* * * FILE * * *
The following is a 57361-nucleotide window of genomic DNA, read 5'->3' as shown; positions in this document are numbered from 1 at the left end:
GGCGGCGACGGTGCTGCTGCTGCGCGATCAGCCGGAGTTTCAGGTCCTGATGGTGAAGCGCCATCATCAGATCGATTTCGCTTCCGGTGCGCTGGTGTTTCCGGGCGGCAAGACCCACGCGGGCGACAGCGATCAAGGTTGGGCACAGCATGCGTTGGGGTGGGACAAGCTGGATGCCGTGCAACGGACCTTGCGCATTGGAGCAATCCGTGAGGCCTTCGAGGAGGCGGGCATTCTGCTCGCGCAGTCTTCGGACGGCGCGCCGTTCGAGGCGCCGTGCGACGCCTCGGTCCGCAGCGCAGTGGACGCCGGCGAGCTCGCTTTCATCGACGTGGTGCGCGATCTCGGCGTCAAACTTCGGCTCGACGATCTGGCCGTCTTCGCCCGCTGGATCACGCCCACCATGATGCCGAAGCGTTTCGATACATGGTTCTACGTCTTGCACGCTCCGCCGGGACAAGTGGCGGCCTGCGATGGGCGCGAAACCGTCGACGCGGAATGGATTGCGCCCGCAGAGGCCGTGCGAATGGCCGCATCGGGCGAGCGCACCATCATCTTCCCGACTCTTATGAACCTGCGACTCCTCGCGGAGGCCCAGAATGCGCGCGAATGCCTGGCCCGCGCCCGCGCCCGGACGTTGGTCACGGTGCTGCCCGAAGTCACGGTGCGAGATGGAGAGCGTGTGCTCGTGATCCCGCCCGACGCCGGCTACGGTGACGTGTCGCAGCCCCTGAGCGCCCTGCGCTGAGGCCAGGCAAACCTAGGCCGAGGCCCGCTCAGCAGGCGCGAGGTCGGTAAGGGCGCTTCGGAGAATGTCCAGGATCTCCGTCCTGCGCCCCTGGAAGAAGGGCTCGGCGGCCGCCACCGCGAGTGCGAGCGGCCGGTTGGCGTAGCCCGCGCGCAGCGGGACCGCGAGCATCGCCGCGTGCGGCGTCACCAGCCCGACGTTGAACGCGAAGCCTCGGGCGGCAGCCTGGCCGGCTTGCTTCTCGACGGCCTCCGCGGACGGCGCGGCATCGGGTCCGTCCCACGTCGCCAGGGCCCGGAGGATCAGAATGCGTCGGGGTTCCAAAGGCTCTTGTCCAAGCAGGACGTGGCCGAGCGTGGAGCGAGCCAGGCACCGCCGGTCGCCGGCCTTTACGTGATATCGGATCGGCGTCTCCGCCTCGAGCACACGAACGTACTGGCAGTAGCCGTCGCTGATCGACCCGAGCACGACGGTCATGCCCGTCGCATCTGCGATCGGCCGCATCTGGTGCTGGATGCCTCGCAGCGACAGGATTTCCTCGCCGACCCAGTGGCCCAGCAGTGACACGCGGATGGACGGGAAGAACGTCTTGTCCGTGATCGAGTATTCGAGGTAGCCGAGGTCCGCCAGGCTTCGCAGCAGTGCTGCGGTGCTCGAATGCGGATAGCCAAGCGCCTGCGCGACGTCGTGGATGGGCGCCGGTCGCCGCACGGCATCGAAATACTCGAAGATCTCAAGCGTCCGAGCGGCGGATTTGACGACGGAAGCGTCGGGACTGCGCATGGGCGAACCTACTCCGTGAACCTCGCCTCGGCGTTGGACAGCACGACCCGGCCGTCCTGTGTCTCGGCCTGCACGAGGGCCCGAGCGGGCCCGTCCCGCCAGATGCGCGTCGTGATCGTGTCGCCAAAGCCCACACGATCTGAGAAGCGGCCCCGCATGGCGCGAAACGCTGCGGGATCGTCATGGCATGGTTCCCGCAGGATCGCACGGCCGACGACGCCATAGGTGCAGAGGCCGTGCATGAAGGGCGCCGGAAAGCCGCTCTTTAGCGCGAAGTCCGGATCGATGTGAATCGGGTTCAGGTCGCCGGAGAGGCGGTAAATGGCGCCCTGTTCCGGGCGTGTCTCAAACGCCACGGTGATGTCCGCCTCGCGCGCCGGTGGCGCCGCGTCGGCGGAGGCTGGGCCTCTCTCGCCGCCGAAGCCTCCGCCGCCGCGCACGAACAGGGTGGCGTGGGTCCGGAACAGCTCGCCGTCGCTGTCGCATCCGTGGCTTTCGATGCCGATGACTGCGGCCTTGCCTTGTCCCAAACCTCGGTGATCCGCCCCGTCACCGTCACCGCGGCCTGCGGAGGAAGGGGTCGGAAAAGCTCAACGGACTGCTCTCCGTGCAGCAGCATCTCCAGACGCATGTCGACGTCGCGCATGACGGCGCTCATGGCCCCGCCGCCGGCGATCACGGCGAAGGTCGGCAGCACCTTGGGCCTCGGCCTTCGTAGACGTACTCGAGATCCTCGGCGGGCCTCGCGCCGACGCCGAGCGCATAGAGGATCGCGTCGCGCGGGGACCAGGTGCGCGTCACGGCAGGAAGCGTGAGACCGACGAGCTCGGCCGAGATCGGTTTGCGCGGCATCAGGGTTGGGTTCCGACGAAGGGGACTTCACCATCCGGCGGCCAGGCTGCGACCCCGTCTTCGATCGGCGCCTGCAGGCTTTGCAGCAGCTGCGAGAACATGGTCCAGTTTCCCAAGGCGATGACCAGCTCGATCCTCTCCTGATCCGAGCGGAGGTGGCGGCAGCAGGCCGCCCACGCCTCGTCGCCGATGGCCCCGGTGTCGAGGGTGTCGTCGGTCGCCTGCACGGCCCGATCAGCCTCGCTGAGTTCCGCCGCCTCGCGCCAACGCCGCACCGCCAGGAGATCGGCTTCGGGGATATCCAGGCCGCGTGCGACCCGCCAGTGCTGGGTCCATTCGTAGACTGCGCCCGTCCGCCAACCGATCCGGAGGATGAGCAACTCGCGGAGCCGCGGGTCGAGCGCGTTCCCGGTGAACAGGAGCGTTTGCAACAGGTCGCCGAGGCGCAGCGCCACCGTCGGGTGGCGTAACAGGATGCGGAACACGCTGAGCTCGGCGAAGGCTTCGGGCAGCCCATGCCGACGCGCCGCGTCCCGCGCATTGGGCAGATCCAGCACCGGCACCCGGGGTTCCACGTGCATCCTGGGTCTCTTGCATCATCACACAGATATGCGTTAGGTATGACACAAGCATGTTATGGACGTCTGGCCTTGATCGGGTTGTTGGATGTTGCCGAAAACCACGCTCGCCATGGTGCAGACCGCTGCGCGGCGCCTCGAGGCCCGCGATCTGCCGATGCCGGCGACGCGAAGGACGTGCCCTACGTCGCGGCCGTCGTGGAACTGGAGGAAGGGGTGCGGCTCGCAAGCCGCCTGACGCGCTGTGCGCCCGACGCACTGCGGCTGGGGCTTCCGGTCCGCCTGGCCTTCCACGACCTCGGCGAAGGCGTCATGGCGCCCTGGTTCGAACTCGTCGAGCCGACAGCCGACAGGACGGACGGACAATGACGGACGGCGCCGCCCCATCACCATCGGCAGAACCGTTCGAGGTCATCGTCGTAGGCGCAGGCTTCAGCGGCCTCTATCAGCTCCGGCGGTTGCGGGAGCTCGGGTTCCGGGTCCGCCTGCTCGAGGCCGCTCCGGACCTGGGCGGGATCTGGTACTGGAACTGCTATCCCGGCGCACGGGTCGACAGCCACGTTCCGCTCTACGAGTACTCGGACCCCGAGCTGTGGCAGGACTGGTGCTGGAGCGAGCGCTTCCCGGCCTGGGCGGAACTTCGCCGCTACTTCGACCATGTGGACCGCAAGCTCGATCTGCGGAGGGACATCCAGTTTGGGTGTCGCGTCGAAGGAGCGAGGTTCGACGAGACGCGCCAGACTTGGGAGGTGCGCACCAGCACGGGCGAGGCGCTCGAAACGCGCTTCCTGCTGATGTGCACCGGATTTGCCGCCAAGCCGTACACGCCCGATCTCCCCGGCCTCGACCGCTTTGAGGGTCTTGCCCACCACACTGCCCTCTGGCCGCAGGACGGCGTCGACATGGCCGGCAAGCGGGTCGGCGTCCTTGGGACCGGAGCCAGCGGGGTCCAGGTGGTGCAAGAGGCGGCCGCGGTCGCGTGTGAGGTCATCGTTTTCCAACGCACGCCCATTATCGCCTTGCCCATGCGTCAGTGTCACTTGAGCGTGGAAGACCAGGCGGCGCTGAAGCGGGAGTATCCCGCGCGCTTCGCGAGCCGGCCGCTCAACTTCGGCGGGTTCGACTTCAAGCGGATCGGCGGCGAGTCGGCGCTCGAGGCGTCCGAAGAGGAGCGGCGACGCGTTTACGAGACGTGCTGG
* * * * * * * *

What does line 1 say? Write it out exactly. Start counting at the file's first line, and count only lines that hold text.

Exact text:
The following is a 57361-nucleotide window of genomic DNA, read 5'->3' as shown; positions in this document are numbered from 1 at the left end: